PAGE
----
Professional Econ Nerd
How often do you travel for work?
If I count up the days, I’m on the road about four or five months of the year. Frequent travelers talk in miles: 86,720 miles flown since January; I will probably hit around 100k for the year.
How long did it take you to visit all 50 states?
Approximately 30 years, with a big break in the middle. I visited my first U.S. state as a little kid. Now, I’m dragging my heels on state #50 (Kentucky).
What was the first state you visited & when?
North Dakota in the early ’80s. (Yes, N.D. is a real state. Yes, people live there. And yes, people visit. Mostly Canadians searching for cherry Coke and a Target.)
What was the last state you visited & when?
I checked Hawaii (#49) off the list about two years ago. State #50 is only five hours drive away from my front door… maybe one weekend this summer.
What are your rules for whether a visit to a state counts?
The rules are as follows: (1) airports don’t count (but feel free to keep another list of airports visited); (2) you must walk around; (3) you must buy something.
What has been your favorite state?
My favourite state to visit is Wyoming (#45). I spent a week backpacking in the Grand Tetons and now can’t imagine a more beautiful spot in America. Alaska (#43) is also wonderful—at least in the fall and summer.
I don’t have very nice things to say about New Mexico, probably because we headed south from Albuquerque and hit the wasteland that surrounds Carlsbad. Abandoned drive-ins, shuttered diners, and eerily few people surrounded us. You know it is bad when you eat dinner at the Wal-Mart two nights in a row.
Best meal you’ve had?
I’ve had awesome BBQ in Mississippi, vegan meatloaf in Nebraska, salmon in Alaska, steak in Montana, Papayasin, Hawaii, and avocados in California.
Did I already mention the Wal-Mart in Carlsbad, N.M.?
I bought bright yellow t-shirt at the Starkville Café in M.S. and loved it to death. I also bought yellow t-shirts in West Virginia (“Go Mountaineers”), South Carolina (“Fort Sumter”), and Oregon (“Bike theft is bad karma”).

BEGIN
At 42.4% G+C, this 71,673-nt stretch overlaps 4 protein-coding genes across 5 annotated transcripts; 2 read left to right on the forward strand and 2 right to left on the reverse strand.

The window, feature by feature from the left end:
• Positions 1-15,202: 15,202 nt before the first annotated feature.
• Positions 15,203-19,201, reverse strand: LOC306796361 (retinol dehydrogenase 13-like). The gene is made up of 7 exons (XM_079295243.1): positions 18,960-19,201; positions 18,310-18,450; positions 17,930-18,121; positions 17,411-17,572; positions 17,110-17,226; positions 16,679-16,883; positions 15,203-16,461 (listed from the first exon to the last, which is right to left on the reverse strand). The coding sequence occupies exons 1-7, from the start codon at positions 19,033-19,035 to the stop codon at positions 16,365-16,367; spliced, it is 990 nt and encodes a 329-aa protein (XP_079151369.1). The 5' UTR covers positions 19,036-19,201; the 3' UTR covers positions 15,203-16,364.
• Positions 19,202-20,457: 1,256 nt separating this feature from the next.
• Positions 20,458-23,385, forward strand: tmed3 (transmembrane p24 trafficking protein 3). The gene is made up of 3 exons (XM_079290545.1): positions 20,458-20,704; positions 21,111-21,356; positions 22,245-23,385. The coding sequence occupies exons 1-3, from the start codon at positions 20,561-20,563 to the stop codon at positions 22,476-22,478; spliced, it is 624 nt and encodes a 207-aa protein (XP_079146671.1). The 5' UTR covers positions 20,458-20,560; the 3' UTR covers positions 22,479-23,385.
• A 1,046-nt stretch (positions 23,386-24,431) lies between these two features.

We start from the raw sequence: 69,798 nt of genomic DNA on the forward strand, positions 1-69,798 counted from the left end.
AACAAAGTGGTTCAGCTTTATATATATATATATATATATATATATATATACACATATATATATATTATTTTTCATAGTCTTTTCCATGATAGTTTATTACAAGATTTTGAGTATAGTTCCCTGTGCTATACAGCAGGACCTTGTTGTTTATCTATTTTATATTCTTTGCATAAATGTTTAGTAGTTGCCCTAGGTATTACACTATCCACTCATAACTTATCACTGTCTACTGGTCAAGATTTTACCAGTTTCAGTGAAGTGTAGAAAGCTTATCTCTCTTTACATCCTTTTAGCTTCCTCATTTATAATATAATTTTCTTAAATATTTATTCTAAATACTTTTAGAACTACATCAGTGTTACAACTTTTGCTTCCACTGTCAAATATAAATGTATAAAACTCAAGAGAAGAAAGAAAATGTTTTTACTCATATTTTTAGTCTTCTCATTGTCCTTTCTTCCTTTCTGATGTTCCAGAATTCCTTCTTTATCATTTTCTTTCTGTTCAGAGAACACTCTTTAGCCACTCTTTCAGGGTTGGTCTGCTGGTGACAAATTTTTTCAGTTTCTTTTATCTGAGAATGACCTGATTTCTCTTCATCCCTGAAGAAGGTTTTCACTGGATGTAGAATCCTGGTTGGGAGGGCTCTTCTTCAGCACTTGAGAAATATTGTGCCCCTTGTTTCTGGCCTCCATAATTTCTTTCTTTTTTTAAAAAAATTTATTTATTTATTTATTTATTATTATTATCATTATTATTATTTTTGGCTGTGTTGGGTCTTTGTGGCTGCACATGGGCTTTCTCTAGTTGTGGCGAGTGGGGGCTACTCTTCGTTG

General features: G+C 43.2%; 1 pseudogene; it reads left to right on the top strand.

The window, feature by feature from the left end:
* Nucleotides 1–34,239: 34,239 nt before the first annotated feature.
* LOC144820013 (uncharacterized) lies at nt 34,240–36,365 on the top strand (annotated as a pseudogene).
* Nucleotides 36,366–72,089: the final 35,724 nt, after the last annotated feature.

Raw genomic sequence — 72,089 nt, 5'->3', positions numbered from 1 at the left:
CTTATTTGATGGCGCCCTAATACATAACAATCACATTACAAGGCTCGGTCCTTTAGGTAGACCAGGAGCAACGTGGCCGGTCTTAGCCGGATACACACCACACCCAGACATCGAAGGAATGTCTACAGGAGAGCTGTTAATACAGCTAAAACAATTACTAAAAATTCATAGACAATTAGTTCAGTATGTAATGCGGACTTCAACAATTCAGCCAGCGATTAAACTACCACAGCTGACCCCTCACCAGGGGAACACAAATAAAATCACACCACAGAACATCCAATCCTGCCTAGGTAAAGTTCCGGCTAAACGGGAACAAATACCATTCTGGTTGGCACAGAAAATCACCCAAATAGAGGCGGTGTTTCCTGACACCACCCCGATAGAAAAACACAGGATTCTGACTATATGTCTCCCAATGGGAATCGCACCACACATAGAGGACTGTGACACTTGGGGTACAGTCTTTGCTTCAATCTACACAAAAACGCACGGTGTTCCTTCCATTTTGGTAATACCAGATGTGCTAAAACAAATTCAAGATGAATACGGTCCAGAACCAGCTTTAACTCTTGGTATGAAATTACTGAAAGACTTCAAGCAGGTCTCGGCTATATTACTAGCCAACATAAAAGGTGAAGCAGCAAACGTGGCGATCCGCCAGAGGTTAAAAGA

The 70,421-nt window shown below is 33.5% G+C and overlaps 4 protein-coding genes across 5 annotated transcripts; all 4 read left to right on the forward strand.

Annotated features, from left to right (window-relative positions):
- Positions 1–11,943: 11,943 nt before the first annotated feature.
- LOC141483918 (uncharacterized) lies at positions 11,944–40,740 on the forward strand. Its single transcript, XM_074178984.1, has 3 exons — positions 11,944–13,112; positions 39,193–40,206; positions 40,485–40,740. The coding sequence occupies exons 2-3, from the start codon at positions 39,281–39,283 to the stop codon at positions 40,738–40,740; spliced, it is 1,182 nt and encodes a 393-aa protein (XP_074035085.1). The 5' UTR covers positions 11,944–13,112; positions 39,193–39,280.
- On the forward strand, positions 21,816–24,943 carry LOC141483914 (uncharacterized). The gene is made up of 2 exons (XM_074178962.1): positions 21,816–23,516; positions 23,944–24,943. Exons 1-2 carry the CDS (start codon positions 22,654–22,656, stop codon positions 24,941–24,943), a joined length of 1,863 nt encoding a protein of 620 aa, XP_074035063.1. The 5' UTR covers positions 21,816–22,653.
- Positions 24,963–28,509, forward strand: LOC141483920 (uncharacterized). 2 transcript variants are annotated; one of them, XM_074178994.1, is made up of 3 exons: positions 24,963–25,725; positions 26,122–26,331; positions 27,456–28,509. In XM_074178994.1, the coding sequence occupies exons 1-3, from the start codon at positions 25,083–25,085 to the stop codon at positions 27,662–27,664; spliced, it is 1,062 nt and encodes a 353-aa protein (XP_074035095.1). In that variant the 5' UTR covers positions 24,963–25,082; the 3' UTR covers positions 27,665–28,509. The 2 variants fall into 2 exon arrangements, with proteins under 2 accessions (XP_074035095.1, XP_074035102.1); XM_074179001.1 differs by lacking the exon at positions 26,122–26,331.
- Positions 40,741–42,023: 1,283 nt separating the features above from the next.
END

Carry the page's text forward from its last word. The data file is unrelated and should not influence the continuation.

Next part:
I have lots of stories. I was caught in a storm in Alaska on a kayaking trip; I handed out campstove curry to random truckers at a rest stop in Nevada; and I narrowly escaped a serial killer on the beach in California (or, at least, this is what I believed at the time). And then there was that time that I tried to go backpacking in Death Valley and ended up in Russia…
What advice do you have for people trying to make it to all 50 states?
(1) Detours are totally worth it.
(2) Don’t let the rental car agent convince you that you’ll be comfortable on a six-day, 2000-plus-mile trip (Dallas-Austin-Houston-Alexandria, LA-Birmingham, AL-Nashville-Memphis-Little Rock-Dallas) in his Dodge Magnum. You will not; you will be miserable.
(3) Buy the T-shirt.
(4) A can of Pringles and a Slurpee cup fit perfectly between the parking brake and your seat.
(5) Tents dry really quickly when draped across the chairs in a room at the Super 8.
(6) Don’t forget your aux cable. A road-trip isn’t a road-trip without tunes.
(7) Avoid national parks with food courts. Or, at least, avoid the food courts.
(8) Historical societies, particularly in small towns, give awesome tours.
(9) Road atlases provide way more entertainment than online maps. How else will you learn the state flowers?
(10) Leave the airport.
Photo caption: My favourite moment in my favourite part of my favourite state. (2008, credit to rmk)